'There is a diverse facial topiary clumped together under the blanket-term "beard". Today's beard of choice for most fashionable men feels like an outgrowth of the designer stubble sported by many a Yuppie in the early 1990s. But those in their twenties are now sporting beards of a heft to rival Abraham Lincoln's'
I'm not entirely sure when beards became a "hip" – or rather, "hipster" – fashion statement, rather than a sign of wilful facial neglect, Quaker affiliation or a pending yuletide turn as a Father Christmas impersonator. But they did. Or rather, they are. And increasingly, they are everywhere. The photographer Jonathan Daniel Pryce took to the streets of London to photograph a different beard every day, for a blog that he called 100 Beards in 100 Days. But he didn't stop there. He's just published a book documenting 200, and the blog is still going. That is barely the tip, the straggly ends of the big beard brigade.
It's not like beards haven't been cool before, of course. The beard has waxed and waned in popularity over the centuries. Henry VIII would never be seen without one. Louis XIV wouldn't be caught dead in one. In the 1850s, they were all the rage; by the 1920s, virtually extinct.
To coincide with its falling in and out of fashion, the symbolism of a hirsute chin has been interpreted in a multitude of ways. In the 1850s, the beard came into fashion as a symbol of authority, masculinity, orthodoxy. By contrast, the 1950s beatniks' and 1960s hippies' hairiness was an affront to the still-prevalent military diktats of short back and sides and clean-shaven face. A beard was a bushy banner of rebellion.
Today, all that deep and meaningful gumph kind of mashes together. To our modern eyes, a beard is redolent of tradition, a touch archaic. There are leftover hippie vibes, but a beard is equally symbolic of power, of strength, of virility and above all of masculinity, whether said masculinity is reassuring or threatening. Look at the litany of famous beard-wearers: Dickens, Darwin, Father Christmas. And Captain Hook, Charles Manson, and Satan, sometimes. That's a diverse bunch.
It also highlights the diverse facial topiary that gets clumped together under the blanket-term "beard". Today's beard of choice for most fashionable men feels like an outgrowth of the designer stubble sported by many a Yuppie in the early 1990s. It's been re-dubbed "three-day stubble", although generally is clipped with surgical precision. The designer Tom Ford sports his trimmed with a line as precise as a protractor's edge across his jaw.
But the bigger story – literally – lies with younger men. Those in their twenties and early thirties are now sporting beards of a heft to rival Abraham Lincoln's, painstakingly maintained and often teamed with handlebar moustaches stiffly waxed into curlicues.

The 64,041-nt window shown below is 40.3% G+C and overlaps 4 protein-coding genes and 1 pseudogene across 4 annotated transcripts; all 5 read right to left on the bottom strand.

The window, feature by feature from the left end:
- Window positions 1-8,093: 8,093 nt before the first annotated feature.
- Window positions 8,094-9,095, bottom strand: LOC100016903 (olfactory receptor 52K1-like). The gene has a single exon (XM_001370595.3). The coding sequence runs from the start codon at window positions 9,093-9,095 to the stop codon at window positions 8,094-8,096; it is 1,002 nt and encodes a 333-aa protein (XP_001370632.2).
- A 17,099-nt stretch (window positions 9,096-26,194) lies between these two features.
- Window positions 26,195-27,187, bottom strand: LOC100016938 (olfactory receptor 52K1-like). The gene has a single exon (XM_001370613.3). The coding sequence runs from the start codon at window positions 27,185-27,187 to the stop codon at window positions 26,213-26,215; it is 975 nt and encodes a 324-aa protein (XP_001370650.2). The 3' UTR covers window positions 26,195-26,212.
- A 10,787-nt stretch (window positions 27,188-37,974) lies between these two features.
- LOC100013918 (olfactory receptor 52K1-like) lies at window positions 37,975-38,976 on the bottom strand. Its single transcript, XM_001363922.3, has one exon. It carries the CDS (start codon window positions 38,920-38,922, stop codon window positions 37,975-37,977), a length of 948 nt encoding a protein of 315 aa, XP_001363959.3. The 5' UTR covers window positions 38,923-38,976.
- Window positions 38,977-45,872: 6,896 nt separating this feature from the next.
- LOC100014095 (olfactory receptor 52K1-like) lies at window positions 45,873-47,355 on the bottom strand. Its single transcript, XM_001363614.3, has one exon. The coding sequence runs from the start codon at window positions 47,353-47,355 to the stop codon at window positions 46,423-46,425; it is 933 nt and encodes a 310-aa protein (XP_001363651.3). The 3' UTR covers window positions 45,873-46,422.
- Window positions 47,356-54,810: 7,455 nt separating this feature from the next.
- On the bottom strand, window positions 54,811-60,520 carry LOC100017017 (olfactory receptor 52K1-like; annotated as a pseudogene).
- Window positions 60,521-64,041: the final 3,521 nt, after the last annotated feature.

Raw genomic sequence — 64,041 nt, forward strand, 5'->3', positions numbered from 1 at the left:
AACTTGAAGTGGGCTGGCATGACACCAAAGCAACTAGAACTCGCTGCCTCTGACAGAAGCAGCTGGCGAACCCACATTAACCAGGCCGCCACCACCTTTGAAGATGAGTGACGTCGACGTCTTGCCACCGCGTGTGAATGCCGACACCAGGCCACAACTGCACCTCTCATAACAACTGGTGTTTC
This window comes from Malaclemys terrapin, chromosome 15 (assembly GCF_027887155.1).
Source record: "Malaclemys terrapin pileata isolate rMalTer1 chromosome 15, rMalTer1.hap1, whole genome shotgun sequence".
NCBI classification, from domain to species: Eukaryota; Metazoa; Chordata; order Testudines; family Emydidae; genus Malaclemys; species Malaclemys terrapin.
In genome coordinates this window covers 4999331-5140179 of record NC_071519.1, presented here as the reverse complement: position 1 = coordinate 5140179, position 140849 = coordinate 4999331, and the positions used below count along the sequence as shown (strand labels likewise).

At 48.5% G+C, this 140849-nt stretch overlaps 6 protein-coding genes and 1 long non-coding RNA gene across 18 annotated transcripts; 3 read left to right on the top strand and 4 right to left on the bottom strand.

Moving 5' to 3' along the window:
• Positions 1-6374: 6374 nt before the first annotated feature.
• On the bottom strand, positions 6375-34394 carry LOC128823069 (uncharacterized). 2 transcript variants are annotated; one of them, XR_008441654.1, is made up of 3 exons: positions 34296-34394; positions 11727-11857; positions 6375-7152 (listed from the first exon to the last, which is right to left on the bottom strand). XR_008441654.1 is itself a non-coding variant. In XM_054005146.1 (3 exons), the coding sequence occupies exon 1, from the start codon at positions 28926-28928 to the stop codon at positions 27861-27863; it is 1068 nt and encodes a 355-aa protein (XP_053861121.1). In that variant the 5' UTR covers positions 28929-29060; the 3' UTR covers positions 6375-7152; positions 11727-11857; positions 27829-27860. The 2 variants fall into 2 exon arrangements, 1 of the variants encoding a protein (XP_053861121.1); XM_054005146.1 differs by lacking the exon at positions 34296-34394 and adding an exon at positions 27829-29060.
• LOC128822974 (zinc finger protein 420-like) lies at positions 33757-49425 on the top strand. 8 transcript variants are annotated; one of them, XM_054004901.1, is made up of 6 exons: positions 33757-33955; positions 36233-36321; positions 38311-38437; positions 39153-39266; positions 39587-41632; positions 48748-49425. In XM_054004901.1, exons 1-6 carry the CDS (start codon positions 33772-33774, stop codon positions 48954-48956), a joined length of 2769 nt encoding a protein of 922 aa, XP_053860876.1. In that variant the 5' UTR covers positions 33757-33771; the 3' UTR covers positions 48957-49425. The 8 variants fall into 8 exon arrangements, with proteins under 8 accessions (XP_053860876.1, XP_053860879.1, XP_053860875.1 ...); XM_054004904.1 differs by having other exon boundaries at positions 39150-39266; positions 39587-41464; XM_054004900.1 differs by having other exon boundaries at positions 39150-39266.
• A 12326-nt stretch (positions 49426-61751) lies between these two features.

It sounds like a lot of work. Indeed, it sounds akin to the look of the dandies of the 19th century, men such as Comte Robert de Montesquiou-Fezensac – he had a small beard and an enormous moustache, both of which he scented. He also got up to eccentricities such as the habitual donning of a bunch of violets in place of a cravat, or gilding a tortoise, providing the template for Jean des Esseintes, the indulgent hero of Joris-Karl Huysmans's symbolist masterpiece A Rebours ("Against Nature").
It all seems a little affected. Which is one of my issues with postmodern beard-wearers. That affectation can be seen in the Hollywood fad of actors sporting gruff, grizzly thickets of fuzz about their jowls. The implication? That they're serious thespians, to be valued for their artistic endeavours rather than their pin-up status. The beard in Hollywood is a sign of the himbo in revolt. Cases in point? Keanu Reeves, Johnny Depp and Brad Pitt. Their clean-shaven, bare-chested doppelgängers adorned teenage girls' walls, but by cloaking their faces in facial hair, they focus attention on what they say rather than the fine-boned face doing the talking.
The same is true, to a degree, among the general population. Well, the general population of east London, New York's Williamsburg and equivalent cool enclaves across the globe. But while sometimes indicative of the same neglect of appearance – or perhaps more accurately, the same negation of attraction – that beards symbolise in Hollywood, "cool" beards are often more considered. They are emblematic of that hateful word, "irony".
Beard-wearers – the moustache-curling types, rather than the three-day-stubble sporters – simultaneously parody olde worlde ideas of masculinity while also endorsing them. They're the type of men who wear top hats and tailcoats for no apparent reason, ride antiquated and dangerous bicycles, smoke pipes, and wear eyeglasses despite having perfect 20:20 vision. They hanker after an idyllic, imagined past of starchy detachable collars and pomade.
Do you doubt that this trend exists? Google "The Chap Olympiad", an annual "eccentric sporting event" that styles itself as a "celebration of athletic ineptitude and immaculate trouser creases". But perhaps don't do so while wearing a blood-pressure cuff.
They're a minority of bearded blokes, these sorts of poseurs. But just like their expansive facial follicular protrusions, they're far more visible than a smattering of stubble or a few days' growth. And far more pretentious. I'm always reminded of the film Steel Magnolias, the resolutely clean-shaven 1989 classic, and the words of Drum Eatenton, played by its only moustachioed actor, Tom Skerrit: an ounce of pretension is worth a pound of manure.
Razors at the ready. At least for a trim.
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